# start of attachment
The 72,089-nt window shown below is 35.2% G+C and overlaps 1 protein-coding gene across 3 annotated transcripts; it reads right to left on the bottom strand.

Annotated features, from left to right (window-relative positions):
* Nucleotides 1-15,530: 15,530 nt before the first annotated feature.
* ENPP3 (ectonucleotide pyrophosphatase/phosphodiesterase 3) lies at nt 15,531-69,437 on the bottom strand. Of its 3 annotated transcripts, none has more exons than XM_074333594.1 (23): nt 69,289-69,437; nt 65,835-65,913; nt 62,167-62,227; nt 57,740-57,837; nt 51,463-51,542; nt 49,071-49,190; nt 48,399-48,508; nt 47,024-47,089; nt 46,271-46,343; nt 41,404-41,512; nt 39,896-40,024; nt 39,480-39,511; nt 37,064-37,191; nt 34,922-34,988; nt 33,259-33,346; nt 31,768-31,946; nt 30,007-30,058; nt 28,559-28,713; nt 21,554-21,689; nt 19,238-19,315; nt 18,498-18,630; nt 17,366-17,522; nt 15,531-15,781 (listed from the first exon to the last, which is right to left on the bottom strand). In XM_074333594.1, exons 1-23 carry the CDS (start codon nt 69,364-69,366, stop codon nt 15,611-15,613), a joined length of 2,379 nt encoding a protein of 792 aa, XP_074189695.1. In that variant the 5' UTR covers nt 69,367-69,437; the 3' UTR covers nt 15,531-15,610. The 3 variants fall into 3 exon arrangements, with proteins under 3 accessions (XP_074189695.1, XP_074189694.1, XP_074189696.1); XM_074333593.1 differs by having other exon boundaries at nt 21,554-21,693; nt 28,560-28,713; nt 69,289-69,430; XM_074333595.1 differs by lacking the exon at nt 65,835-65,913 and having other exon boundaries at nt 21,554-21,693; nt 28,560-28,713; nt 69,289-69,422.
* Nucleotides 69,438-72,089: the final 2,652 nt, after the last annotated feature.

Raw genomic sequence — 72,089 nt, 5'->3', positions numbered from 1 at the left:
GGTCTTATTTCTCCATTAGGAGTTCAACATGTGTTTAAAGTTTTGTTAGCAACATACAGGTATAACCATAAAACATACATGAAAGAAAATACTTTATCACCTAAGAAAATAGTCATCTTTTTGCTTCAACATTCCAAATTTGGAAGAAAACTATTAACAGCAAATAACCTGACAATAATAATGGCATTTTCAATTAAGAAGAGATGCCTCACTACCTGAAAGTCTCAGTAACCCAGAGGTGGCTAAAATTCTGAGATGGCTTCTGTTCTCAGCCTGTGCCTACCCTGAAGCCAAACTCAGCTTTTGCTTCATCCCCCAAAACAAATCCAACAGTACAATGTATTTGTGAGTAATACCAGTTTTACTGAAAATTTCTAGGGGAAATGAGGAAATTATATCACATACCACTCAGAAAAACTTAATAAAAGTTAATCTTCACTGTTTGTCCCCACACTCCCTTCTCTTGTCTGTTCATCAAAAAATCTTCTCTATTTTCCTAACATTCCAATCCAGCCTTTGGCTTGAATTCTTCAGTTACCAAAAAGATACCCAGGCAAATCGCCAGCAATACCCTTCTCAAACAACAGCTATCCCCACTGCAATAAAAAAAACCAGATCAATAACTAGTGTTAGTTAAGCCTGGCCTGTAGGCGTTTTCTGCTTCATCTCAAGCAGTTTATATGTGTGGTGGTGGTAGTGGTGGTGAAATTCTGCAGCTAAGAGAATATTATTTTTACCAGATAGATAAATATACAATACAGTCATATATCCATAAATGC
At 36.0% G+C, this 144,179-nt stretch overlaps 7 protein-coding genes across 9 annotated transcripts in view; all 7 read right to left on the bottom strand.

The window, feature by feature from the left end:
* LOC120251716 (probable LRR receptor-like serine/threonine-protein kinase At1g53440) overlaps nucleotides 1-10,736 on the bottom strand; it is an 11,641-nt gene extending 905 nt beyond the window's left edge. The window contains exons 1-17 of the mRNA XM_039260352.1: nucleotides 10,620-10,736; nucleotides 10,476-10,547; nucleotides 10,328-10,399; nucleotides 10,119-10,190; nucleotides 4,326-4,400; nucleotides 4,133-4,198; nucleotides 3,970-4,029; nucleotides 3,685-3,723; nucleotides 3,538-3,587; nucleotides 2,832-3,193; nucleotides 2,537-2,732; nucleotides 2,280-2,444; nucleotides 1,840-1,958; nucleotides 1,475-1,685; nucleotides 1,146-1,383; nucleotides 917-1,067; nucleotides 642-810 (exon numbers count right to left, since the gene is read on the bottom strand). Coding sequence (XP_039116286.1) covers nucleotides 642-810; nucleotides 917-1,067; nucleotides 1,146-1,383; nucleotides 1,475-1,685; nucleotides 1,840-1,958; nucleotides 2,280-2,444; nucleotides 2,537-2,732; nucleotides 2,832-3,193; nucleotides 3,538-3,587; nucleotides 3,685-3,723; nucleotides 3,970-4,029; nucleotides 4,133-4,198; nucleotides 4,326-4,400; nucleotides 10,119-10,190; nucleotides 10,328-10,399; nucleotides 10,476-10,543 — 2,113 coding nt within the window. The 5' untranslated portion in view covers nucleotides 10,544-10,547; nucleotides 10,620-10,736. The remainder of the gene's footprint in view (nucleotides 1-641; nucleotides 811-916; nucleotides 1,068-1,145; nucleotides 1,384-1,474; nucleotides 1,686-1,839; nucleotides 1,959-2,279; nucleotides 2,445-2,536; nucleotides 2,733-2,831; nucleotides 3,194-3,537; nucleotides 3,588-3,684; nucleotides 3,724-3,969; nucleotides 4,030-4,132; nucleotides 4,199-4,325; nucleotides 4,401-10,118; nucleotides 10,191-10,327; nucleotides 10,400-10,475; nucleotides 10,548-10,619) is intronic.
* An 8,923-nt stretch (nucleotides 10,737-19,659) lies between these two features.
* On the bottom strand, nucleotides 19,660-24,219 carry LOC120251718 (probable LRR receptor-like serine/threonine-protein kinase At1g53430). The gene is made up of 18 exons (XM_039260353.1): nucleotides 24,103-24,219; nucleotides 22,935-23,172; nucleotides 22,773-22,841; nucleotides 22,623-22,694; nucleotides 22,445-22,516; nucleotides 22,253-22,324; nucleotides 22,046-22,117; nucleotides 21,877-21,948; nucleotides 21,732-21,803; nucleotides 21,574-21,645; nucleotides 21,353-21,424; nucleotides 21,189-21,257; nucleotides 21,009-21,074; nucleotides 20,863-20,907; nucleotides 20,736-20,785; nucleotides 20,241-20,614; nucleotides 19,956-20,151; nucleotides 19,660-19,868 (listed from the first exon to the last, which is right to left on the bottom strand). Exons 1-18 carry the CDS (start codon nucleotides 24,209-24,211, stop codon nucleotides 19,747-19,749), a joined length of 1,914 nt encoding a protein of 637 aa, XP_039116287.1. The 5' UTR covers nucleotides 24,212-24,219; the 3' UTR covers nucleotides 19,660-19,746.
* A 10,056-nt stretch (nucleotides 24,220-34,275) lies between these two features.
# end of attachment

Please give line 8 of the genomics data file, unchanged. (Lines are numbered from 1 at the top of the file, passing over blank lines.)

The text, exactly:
At 36.0% G+C, this 144,179-nt stretch overlaps 7 protein-coding genes across 9 annotated transcripts in view; all 7 read right to left on the bottom strand.